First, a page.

might.

          I have other salve recipes for healing, though they are not documented
          to such an early time period.
          --
          Rosamistica Tomacelli de Greene
          Nec timeo, nec sperno.


          > If I were my persona and it was 1185 (or pick your persona's year,
          > please!), how would we be dealing with Mithril's leg injuries to keep
          > her from going lame over a flesh wound and a possible minor break in
          > her leg? How would we deal with this? This bird is JUST ENTERING
          > adulthood. she's barely more than a baby!
          >
          > What would we do to keep her from spending the decades of her
          > remaining life from being filled with pain?
          >
          > Herbalism had to have been applied to a veterinary context! Too many
          > animals were too valuable for too many reasons!
          >
          > Was there a way to gently disinfect a wound in period? or would they,
          > even in the far east, even thought about washing a bloody wound on a
          > valuable bird?
          >
          >
          >
          > --
          > Biya
          >
        • Alyson
          There seems to be a controversy surrounding comfrey: Should comfrey be taken internally? I personally do not use it internally, but some do. Does anyone have
          Message 4 of 15 , Feb 23, 2011
            There seems to be a controversy surrounding comfrey: Should comfrey be taken internally? I personally do not use it internally, but some do. Does anyone have any research or evidence that supports the use (or not) of comfrey internally? I know that many herbs considered "toxic" are toxic at high doses but were deemed toxic because they produced hallucinogenics or were aphrodisiacs or had non-Christian associations (I'm referring to medieval here). Comfery in not an herb that shows up on my radar of controversial medieval herbs. I'm more of a dittany, mandragora and daturia woman.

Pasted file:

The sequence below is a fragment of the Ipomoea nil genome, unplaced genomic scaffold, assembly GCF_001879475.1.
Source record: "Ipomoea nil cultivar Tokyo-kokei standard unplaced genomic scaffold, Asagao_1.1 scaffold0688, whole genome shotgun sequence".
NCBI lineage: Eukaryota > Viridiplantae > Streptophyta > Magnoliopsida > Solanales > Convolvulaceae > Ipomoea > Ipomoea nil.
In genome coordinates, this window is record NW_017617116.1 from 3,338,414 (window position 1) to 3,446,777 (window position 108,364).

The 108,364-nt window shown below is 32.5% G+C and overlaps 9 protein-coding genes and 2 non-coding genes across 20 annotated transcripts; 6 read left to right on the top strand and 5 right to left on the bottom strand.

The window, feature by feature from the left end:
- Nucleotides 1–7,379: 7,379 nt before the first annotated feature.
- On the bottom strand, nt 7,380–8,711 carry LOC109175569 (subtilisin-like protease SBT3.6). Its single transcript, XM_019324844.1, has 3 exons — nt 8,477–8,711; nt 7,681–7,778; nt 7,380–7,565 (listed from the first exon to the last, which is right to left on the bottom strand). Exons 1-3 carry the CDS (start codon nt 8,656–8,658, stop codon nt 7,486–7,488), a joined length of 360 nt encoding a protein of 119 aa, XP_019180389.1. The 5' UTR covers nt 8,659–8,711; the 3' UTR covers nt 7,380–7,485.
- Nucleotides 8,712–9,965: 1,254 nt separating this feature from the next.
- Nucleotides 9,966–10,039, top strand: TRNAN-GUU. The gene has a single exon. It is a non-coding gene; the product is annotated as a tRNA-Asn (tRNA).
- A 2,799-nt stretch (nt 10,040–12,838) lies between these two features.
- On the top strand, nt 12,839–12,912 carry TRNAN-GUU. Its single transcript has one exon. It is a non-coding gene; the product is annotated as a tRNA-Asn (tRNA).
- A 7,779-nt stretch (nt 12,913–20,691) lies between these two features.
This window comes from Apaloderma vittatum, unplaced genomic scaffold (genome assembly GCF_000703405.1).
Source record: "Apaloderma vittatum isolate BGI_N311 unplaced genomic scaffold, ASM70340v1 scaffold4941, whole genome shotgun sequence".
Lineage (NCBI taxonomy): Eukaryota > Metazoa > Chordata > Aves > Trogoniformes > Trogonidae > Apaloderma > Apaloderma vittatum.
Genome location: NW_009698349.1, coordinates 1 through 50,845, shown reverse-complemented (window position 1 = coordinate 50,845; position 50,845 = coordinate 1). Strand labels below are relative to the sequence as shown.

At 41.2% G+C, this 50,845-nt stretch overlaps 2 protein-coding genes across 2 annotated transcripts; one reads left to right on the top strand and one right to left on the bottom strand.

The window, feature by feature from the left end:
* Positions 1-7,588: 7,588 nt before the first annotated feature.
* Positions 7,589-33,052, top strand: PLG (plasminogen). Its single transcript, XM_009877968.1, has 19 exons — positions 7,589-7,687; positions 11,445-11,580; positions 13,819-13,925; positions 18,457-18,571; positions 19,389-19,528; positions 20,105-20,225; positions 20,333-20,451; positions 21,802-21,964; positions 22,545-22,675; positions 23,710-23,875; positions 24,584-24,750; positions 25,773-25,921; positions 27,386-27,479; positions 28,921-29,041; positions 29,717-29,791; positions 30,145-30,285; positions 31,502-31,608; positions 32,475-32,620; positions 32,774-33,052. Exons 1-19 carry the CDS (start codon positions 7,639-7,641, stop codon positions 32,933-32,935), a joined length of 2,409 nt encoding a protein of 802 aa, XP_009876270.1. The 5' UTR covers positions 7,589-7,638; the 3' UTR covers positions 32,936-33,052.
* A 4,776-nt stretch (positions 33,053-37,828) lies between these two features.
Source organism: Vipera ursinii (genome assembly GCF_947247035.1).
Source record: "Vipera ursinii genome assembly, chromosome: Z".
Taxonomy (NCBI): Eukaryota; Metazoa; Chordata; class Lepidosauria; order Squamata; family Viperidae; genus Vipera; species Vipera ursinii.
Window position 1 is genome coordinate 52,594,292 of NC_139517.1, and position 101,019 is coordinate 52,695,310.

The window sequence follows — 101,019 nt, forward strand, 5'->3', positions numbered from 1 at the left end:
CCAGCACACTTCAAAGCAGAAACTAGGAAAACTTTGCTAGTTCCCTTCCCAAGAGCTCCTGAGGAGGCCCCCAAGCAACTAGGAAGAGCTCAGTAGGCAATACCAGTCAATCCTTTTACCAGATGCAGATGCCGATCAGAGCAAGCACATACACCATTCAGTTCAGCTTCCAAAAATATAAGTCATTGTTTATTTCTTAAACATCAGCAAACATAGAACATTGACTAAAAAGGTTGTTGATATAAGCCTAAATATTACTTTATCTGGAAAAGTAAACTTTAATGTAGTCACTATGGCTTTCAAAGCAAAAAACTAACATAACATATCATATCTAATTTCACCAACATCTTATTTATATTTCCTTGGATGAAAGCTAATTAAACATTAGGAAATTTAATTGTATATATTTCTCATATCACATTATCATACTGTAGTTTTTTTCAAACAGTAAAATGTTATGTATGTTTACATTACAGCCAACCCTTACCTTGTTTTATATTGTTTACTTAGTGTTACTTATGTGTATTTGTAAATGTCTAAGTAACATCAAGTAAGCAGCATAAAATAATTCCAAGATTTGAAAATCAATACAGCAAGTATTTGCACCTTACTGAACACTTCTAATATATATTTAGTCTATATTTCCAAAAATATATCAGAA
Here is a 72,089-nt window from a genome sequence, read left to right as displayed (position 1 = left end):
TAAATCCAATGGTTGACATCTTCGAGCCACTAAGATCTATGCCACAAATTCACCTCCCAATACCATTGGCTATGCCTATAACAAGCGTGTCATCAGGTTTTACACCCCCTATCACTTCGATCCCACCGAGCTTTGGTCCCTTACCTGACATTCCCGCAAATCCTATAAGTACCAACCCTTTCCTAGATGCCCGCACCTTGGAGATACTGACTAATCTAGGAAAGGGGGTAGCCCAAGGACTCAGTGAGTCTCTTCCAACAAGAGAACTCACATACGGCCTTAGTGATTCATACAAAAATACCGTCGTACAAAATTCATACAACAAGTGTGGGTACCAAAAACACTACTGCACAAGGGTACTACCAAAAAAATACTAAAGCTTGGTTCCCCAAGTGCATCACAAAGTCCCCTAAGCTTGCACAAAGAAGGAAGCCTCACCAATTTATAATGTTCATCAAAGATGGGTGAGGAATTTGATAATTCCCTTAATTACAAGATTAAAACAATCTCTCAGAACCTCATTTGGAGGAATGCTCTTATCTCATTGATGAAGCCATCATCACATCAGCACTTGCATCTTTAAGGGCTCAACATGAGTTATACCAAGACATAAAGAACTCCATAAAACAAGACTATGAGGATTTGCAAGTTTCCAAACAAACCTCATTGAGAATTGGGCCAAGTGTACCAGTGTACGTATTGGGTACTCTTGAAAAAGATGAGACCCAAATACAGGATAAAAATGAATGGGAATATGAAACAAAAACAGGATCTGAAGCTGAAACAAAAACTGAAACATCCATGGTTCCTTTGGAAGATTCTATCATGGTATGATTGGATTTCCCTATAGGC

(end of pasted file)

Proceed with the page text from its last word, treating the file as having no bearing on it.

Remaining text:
Thanks!
            Cempestra O'Breoniann
             
            One cannot silly-walk into Mordor.



            From: Amy Provost <sparrowhawk9@...>
            To: SCA-Herbalist@yahoogroups.com
            Sent: Wed, February 23, 2011 9:27:29 AM
            Subject: Re: [SCA-Herbalist] Mithril's injuries and what they would have done in period?

             

            Off the top of my head, I would think myrhh and calendula for topical infection/wound treatment, comfrey internally for potential break, and willow for pain (might as well just let them chew on a branch).
            Hope your bird's okay - they can be so testy when in breeding mode!

            Ameline

            On Wed, Feb 23, 2011 at 1:12 PM, Lady Biya <aisinbiya@...> wrote:
             

            Hello all. Monday night my two cockatoos had a fight...the kind of
            nasty fight that meant I spend all of yesturday afternoon at the
            VETERINARIAN.

            My male, Aragorn, decided that my female, Mithril, should NOT get a
            turn on their eggs in their nest box and he very very aggressively
            attacked her. He bite her right thigh, causing what turned out to be
            a moderate flesh wound and a possible hairline fracture of the bone
            (the doctor did not want to x-ray until the swelling went down and she
            could perch). She's in a lot of pain and the doctor prescribed
            metacam for her twice a day which is apparently this very very new
            NSAID that is safe for dogs, cats, and birds that helps with both pain
            and swelling. Even with medication, she's having trouble grasping her
            perch with the right leg or putting weight on it.

            But it makes me wonder...aviculture has been part of human societies
            for thousands of years. And cockatoos have always been the most
            prized of all aviculture birds. In Germany, Frederick II's cockatoo
            was the talk of 13th century europe. That bird probably received
            better care than half of his subjects (and was worth more than most of
            them too!). The Chinese had been raising cockatoos since at least the
            7th century, but cockatoo aviculture is still difficult--they really
            are the hardest of the parrots to deal with behaviorially! Most
            people cannot handle their personalities (the phrase velcro bird
            applies!) which can include frequent and vicious biting from temper
            tantrums when they don't get what they want--which could just be "you
            dared pay attention to something besides ME just now!"